The Utility of Force, by Rupert Smith

Theatre of blood
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The Independent Culture

The Bosnia experience is crucial to understanding Smith's world view. In early 1995, he was sent to besieged Sarajevo as the commander of the disparate and dispirited UN forces charged with carrying out a variety of mainly humanitarian tasks in the midst of a vicious war. His masters on the UN Security Council had no plan for stopping atrocities or ending the war. Nor did Nato.

This drift and indirection offended Smith's distressingly logical mind. As the dreadful events of that year unfolded, he was one of a few who quietly worked on deploying force in such a way as to protect the remaining "safe areas". On 29 August he turned the UN key for Nato to use force against the Bosnian Serb Army.

The Kosovo War in 1999 was similar and also different. This time, Rupert Smith was Deputy Supreme Allied Commander in Nato, having to try to make strategic bricks from the incredibly thin straw of the Western governments' preposterous belief that a few days of bombing would rapidly lead Serbia to abandon its domination of Kosovo.

From these experiences, Smith has drawn the conclusion this book encapsulates: modern war is "war among the people". This does not mean that outside force cannot be used, but that its use has to be discriminate, and based on a clear understanding of the nature of a conflict, and a well-conceived strategy for achieving a goal. He is incontestably right in this conclusion.

The larger theme of this ambitious book is that there has been a fundamental change in the nature of war. He grew up in what he now sees as the last era of "industrial war": contests of will between great industrial states, based on head-to-head contests of their armed forces. In 1945, he says, the atomic bomb ended the utility of industrial war. The subsequent era of East-West deterrence can be seen as the last appearance of that old act, while new and more important acts were coming out of the woodwork everywhere: in Vietnam, Northern Ireland, Afghanistan, the Balkans and now Iraq.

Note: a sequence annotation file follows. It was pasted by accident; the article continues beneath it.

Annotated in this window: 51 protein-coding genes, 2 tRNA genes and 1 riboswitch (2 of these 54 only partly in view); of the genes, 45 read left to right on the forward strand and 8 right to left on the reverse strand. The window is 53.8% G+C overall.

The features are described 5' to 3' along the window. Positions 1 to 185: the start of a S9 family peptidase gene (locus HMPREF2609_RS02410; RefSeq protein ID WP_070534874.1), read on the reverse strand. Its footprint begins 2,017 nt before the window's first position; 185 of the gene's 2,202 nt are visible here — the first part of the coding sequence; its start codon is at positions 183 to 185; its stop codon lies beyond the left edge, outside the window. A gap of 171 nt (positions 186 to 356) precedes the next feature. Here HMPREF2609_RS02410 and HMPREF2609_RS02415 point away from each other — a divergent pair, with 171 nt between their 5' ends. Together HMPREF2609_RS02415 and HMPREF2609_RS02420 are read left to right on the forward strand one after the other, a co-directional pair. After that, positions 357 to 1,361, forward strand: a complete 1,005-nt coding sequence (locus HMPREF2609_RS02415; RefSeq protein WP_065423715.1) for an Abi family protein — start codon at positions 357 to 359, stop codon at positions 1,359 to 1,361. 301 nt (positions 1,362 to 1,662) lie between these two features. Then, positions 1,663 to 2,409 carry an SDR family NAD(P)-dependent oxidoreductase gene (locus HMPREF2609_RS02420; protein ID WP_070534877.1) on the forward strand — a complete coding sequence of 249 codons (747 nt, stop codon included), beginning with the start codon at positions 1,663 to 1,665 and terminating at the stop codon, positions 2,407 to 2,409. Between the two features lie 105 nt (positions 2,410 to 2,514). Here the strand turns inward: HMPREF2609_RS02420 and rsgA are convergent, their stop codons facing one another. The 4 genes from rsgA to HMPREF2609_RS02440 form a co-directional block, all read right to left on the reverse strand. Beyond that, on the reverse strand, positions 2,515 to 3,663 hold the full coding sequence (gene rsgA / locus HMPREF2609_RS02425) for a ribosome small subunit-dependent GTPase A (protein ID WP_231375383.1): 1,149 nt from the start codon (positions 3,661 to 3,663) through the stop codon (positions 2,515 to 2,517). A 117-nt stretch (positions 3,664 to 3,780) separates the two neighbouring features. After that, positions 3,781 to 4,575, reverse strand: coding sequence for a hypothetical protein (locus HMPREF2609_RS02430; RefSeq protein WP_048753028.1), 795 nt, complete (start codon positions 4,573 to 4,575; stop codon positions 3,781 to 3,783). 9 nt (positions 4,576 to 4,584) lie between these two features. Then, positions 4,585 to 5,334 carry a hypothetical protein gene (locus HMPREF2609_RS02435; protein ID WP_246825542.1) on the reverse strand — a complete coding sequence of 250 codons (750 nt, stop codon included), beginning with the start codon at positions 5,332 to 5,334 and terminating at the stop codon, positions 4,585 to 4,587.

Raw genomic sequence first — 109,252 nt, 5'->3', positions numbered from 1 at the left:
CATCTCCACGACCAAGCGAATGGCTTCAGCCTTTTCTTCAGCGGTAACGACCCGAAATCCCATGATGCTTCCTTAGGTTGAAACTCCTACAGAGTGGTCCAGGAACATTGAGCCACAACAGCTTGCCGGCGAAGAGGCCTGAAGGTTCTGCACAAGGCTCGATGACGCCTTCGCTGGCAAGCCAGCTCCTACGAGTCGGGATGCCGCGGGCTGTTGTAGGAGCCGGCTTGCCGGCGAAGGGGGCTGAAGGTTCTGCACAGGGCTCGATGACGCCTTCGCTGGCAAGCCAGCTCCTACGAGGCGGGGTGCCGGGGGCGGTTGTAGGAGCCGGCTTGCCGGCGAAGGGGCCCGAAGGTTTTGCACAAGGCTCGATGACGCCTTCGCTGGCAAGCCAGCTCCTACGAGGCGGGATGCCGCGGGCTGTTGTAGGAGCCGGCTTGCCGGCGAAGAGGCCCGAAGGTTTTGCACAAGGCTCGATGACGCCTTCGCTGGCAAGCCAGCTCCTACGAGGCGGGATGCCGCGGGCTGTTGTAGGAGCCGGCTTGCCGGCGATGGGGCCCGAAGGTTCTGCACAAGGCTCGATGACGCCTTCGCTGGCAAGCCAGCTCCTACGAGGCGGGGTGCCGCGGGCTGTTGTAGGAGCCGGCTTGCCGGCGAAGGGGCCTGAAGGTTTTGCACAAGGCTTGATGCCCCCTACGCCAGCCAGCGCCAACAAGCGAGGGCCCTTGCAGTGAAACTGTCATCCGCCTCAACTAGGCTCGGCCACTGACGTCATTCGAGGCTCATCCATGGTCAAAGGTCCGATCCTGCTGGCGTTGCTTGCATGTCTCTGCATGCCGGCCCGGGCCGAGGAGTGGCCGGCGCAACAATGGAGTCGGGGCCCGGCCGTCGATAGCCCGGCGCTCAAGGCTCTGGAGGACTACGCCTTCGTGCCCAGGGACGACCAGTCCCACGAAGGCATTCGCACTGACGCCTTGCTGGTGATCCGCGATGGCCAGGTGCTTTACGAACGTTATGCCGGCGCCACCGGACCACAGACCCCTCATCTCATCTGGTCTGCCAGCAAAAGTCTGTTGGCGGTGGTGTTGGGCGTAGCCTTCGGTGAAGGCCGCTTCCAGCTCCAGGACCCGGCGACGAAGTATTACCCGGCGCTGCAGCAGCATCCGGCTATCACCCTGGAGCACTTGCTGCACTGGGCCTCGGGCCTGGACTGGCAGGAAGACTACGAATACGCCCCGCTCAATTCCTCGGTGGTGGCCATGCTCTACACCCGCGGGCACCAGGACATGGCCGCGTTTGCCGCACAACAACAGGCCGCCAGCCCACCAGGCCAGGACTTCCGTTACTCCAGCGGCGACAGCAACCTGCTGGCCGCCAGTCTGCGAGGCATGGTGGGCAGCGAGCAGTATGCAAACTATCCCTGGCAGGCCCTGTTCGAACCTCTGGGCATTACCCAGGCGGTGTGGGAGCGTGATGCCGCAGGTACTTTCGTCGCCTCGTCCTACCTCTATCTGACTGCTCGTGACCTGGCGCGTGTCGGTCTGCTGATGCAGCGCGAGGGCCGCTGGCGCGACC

Among the key features of the new war is that it is a kind of theatre. As he says, a theatre commander these days is operating in a theatre, and his key job is to write and act the most compelling script. This leads him to some important observations about the use of force in the 21st century.

Admirable as its conclusions are, this book overstates the transformation of warfare. First, it plays down the extent to which war has always been "war among the people". Second, it exaggerates the role of technology in bringing about the transformation from industrial war. Third, he understates the extent to which industrial war has continued in different forms. For example, there is relatively little here on the Iran-Iraq War of 1980-88, which saw mutual slaughter eerily reminiscent of the First World War; and he makes little of the US doctrine and practice of precision bombing, which has been at the heart of major US military campaigns in Iraq, Kosovo and Afghanistan. It is possible to quibble over many details. The account of the Tonkin Gulf episode in Vietnam is simplified. The role of conventional forces in the communist victory in Vietnam is underplayed.

It is suggested that key Security Council resolutions on Bosnia were based on Chapter VI of the UN Charter (the chapter on peaceful measures) when they were not.

Yet such quibbles miss the essential point of the book: that involvement in today's crises, in the attempt to stop atrocities and bring wars to an end, requires a capacity for clear thought, a sensitivity to situation, and a talent for acting, that armed forces and their officers have not always possessed - and now badly need.

Sir Adam Roberts is professor of international relations at Oxford University

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